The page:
Reissue CDs Weekly: The House of Love, The Clarke & Ware Experiment, Interpol, T. Rex, The Smashing Pumpkins | New music reviews, news & interviews
Reissue CDs Weekly: The House of Love, The Clarke & Ware Experiment, Interpol, T. Rex, The Smashing Pumpkins
Eighties’ indie should-have-beens, synth-pop titans, NYC cool, a Bolan bonanza and too much Mellon Collie
After The Jesus & Mary Chain, The House of Love were Creation Records’ next most-likely sons. Their melodies had an epic sweep, they had a top-notch songwriter in Guy Chadwick and, with Terry Bickers, a fabulous guitarist. Yet, after signing to a major label their potential was never achieved despite regularly packing major venues. Their first, eponymous, album – reissued here, 24 years on – is their finest hour. All that said, as the liner notes reveal, Creation were more convinced stablemates The Weather Prophets were more likely to happen.
While it’s great that The House of Love can reach a new audience, this is a perplexing package. As is the current way, a single album becomes yet another multi-disc set – three here. Everything The House of Love released on Creation occupies two discs along with a few live tracks (the album is on the first), with the third collecting demos and alternate versions. The extras dilute the power of the album, overwhelming its impact. There are brief written introductions from Creation boss Alan McGee and Chadwick dated to 2007 which are presumably recyled. Instead of a contextualising essay, the liner notes are a Q&A with Chadwick and bassist Chris Groothuizen, printed in a wince-inducingly tiny font that’s borderline unreadable. This tribute to a great band and album is not as coherent or deluxe as it ought to be.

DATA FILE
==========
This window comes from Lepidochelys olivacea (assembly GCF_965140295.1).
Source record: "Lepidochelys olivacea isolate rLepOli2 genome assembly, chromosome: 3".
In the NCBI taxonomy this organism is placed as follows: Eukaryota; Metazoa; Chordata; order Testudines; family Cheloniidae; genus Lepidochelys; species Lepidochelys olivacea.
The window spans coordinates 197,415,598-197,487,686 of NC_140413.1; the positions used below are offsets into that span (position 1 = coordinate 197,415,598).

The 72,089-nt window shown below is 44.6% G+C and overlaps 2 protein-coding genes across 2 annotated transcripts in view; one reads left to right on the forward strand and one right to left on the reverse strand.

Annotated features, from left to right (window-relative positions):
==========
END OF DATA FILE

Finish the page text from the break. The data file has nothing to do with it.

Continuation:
Heard now, The House of Love sound as though they ought to have been instantly massive. Chadwick’s lyrics and vocals had an otherworldly detachment which recalled a downer-suffused Ian McCulloch. A fantastic combination. The grand songs shared U2's emotional swell. They weren’t shy about tipping nods to the musical greats of the past. It’s a fair bet Coldplay consciously have The House of Love in their make up. But, as Chadwick makes clear in the interview here, signing with major-label Fontana “was such a mistake”. A nose-to-the-grindstone conquering of America on the back of Fontana’s success with Tears For Fears and Def Leppard was never going to happen. Not built for the pressure, The House of Love were soon history.
The Clarke & Ware Experiment: House of Illustrious
It might not be quite up there with The Travelling Wilburys in the wizened rock relic stakes, but for devotees of synth pop a collaboration between Heaven 17's Martyn Ware and Depeche Mode co-founder Vince Clarke after a decade apart is big news indeed. And you will have to be a big devotee to purchase and listen to all of this limited edition, £79.95, 10-CD set lavishly packaged by designer Malcolm Garrett which consists of two old albums – 1999's Pretentious and 2001's Spectrum Pursuit Vehicle – and eight new releases. The mood is predominantly hypnotic and ambient with samples of dialogue about space exploration briefly spicing things up, but don't panic, it is all deliciously accessible. Clarke clearly still has pop sensibility coursing through his boffin veins. Occasionally the repetitive systems music approach makes it feel as if the duo has simply wedged the record button on and popped out for sandwiches, but who cares when the result is this seductive? Only available through the Clarke & Ware website.
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